The Real Bad Thing

Perhaps you remember a time when Coca-Cola was considered the “Real Thing”…when a hot dog was termed a treat…and when illegal drugs were classified as dangerous narcotics that would eat away your brain and sap your emotional and even physical strength, often leaving a person destitute and, at times, dead. Drugs were considered a bad thing — a really bad thing.

But then the anti-drug campaigns of the ’80s gave way to the drug-induced haze of the Clinton years and drug use among teens was no longer shocking. Some misguided parents even viewed it as a rite of passage, and movies and sitcoms began routinely celebrating a habit that can kill.

Now comes news that the manufacturers of a new soft drink have decided to dub their high-energy drink “Cocaine.”

Next, are we going to see brownie mix named “Marijuana Gold”?

The makers of this badly-titled beverage label the drink’s name as “a bit of fun,” according to a report in The Daily Mail. I’m sure that residents of rehab facilities around the world are chuckling about it, even as I compose this.

The manufacturer has the audacity to call the product a “legal alternative” to the better-known form of cocaine. I call the whole episode a particularly sad state of affairs in the business world. The inventor of the drink, an individual named Jamie Kirby, was quoted as saying, “As soon as people look at the can, they smile.”

I find it a little hard to believe that mothers who have lost their children to drug-impaired drivers would smile. Or fathers who’ve seen their sons shot down by neighborhood drug kingpins would find it funny. Or any of the wives and husbands of members of Narcotics Anonymous, who have seen cocaine rob their loved ones of their very souls, would think it harmless.

“Cocaine” boosters are simply try to make a fast buck and, in the process, may be tempting young people to test out “the real thing.” Can we really afford to allow another generation of young people to become sucked into the illegal drug culture? What about the lost productivity in offices, on construction sites, and in other business venues where employees have succumbed to the seduction of cocaine? What about the huge health care bills that can accompany physical and psychological treatment for drug addiction?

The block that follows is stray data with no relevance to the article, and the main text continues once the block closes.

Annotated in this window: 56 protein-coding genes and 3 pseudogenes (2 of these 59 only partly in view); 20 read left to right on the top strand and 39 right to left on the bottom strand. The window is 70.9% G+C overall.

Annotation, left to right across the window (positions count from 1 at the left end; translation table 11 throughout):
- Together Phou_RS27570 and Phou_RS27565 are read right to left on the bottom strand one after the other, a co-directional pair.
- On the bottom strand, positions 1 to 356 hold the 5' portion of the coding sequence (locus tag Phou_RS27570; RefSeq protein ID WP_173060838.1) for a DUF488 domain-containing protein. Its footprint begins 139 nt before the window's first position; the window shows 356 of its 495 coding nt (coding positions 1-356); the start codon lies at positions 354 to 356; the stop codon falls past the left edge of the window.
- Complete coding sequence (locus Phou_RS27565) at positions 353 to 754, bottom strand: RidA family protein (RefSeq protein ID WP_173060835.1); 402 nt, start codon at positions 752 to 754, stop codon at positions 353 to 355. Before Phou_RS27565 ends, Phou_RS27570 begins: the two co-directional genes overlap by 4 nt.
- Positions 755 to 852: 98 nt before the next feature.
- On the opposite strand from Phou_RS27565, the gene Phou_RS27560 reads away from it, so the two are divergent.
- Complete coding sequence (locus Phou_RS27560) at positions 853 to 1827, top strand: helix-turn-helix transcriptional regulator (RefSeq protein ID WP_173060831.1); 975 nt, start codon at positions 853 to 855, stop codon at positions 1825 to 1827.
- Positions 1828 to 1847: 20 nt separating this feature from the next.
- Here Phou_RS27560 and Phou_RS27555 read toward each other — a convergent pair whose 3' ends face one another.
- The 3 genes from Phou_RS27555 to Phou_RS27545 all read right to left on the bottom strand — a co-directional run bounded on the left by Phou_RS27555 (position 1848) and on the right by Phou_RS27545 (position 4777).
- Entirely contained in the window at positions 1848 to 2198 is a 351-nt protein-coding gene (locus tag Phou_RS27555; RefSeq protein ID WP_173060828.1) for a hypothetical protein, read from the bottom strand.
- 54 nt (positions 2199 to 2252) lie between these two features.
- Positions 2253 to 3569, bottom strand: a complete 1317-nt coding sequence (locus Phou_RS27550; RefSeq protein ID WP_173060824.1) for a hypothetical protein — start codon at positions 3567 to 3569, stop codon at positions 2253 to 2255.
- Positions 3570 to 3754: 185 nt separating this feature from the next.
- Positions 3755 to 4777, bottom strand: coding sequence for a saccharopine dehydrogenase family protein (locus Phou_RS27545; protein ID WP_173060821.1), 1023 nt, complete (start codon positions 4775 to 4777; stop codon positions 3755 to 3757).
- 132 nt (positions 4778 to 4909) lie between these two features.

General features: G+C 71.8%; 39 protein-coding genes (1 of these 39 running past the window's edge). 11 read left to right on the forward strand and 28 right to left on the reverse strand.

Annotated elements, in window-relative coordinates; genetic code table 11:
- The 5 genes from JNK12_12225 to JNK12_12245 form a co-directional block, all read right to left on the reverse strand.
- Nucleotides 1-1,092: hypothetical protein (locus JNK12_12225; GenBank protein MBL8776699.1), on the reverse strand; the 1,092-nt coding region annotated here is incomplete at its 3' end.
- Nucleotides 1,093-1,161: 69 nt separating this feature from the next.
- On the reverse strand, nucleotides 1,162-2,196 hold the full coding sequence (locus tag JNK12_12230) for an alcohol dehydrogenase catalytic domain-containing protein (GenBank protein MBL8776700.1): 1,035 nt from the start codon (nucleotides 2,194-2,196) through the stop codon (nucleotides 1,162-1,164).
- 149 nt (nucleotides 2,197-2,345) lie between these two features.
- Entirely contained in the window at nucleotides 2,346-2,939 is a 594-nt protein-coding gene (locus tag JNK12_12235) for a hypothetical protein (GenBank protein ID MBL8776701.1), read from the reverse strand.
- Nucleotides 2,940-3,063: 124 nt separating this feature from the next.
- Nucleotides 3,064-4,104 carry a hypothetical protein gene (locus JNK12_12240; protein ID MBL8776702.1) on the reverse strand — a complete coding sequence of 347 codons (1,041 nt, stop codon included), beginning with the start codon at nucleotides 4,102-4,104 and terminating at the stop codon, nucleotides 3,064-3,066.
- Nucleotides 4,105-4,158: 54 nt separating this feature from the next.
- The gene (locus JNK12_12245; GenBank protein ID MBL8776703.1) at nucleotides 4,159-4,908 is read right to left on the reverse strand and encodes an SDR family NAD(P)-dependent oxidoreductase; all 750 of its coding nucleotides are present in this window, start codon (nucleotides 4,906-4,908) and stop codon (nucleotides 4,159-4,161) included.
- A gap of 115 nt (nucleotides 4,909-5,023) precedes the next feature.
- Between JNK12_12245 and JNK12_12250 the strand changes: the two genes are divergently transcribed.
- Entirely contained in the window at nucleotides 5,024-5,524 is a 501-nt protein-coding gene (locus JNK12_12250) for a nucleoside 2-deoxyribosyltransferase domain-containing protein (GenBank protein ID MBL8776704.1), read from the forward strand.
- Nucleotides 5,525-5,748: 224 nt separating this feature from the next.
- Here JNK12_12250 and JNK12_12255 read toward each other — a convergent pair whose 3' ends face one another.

David Raynes of the UK National Drug Prevention Alliance had it right when he told the British press, “It is people exploiting drugs. It is a pretty cynical tactic exploiting illegal drugs for their own benefit.”

There was a time when you could walk into a restaurant and, if you were under the age of 12, the man behind the cash register would hand you a candy cigarette for free. Or you could stop by your local convenience store and enjoy a pretzel cigar. Or you could sit in a lounge with your parents and drink a kiddie cocktail or two.

But in the age of gummie bears, those treats are considered to be politically incorrect. Why? Because people have been conditioned to recognize that smoking and drinking in excess can be harmful. Serving pseudo-drinks or fake cigars to youngsters seems irresponsible.

But there’s a difference: cigarettes and alcohol are legal products. Cocaine is not. Not only are the makers of this new beverage running the risk of promoting narcotics use — they’re also giving a wink to breaking the law.

Dr. Charles O’Brien, vice chairman of psychiatry at the University of Pennsylvania, was quoted in the Daily Mail as saying, “It’s just a bad idea and has all the same downsides of too much caffeine plus a very bad name.”

Right now, Cocaine the drink is only available in the New York and Los Angeles areas. The main customers: teenagers.

Parents, be worried. Be very worried.